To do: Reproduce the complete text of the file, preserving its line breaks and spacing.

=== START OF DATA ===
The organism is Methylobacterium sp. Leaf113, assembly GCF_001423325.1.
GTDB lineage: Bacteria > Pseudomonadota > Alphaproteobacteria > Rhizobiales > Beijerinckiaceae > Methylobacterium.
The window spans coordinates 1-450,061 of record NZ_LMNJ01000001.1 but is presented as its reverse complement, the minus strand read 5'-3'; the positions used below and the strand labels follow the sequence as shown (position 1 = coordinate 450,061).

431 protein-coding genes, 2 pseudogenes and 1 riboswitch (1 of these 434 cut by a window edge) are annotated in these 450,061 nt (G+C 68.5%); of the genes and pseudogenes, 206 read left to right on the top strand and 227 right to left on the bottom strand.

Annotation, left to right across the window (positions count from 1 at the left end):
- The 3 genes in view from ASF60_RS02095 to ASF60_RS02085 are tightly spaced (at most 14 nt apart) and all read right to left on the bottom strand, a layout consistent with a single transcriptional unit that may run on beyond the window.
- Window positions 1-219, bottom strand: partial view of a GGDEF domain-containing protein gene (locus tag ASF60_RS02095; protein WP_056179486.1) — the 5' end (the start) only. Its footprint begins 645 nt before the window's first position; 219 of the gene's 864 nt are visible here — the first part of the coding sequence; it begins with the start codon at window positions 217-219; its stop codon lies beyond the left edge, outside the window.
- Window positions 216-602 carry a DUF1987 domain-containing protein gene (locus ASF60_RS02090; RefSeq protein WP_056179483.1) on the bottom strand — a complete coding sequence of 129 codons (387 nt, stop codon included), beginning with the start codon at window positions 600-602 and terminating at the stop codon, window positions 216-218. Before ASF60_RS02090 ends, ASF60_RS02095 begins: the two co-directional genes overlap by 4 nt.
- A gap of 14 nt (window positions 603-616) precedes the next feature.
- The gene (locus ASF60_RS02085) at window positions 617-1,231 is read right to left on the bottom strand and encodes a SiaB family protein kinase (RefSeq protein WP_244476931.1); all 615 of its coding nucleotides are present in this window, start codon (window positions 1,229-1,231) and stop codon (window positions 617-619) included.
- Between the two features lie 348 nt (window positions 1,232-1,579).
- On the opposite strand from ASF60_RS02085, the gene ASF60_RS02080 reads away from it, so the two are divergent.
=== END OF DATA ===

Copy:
The organism is Methylobacterium sp. Leaf113, assembly GCF_001423325.1.
GTDB lineage: Bacteria > Pseudomonadota > Alphaproteobacteria > Rhizobiales > Beijerinckiaceae > Methylobacterium.
The window spans coordinates 1-450,061 of record NZ_LMNJ01000001.1 but is presented as its reverse complement, the minus strand read 5'-3'; the positions used below and the strand labels follow the sequence as shown (position 1 = coordinate 450,061).

431 protein-coding genes, 2 pseudogenes and 1 riboswitch (1 of these 434 cut by a window edge) are annotated in these 450,061 nt (G+C 68.5%); of the genes and pseudogenes, 206 read left to right on the top strand and 227 right to left on the bottom strand.

Annotation, left to right across the window (positions count from 1 at the left end):
- The 3 genes in view from ASF60_RS02095 to ASF60_RS02085 are tightly spaced (at most 14 nt apart) and all read right to left on the bottom strand, a layout consistent with a single transcriptional unit that may run on beyond the window.
- Window positions 1-219, bottom strand: partial view of a GGDEF domain-containing protein gene (locus tag ASF60_RS02095; protein WP_056179486.1) — the 5' end (the start) only. Its footprint begins 645 nt before the window's first position; 219 of the gene's 864 nt are visible here — the first part of the coding sequence; it begins with the start codon at window positions 217-219; its stop codon lies beyond the left edge, outside the window.
- Window positions 216-602 carry a DUF1987 domain-containing protein gene (locus ASF60_RS02090; RefSeq protein WP_056179483.1) on the bottom strand — a complete coding sequence of 129 codons (387 nt, stop codon included), beginning with the start codon at window positions 600-602 and terminating at the stop codon, window positions 216-218. Before ASF60_RS02090 ends, ASF60_RS02095 begins: the two co-directional genes overlap by 4 nt.
- A gap of 14 nt (window positions 603-616) precedes the next feature.
- The gene (locus ASF60_RS02085) at window positions 617-1,231 is read right to left on the bottom strand and encodes a SiaB family protein kinase (RefSeq protein WP_244476931.1); all 615 of its coding nucleotides are present in this window, start codon (window positions 1,229-1,231) and stop codon (window positions 617-619) included.
- Between the two features lie 348 nt (window positions 1,232-1,579).
- On the opposite strand from ASF60_RS02085, the gene ASF60_RS02080 reads away from it, so the two are divergent.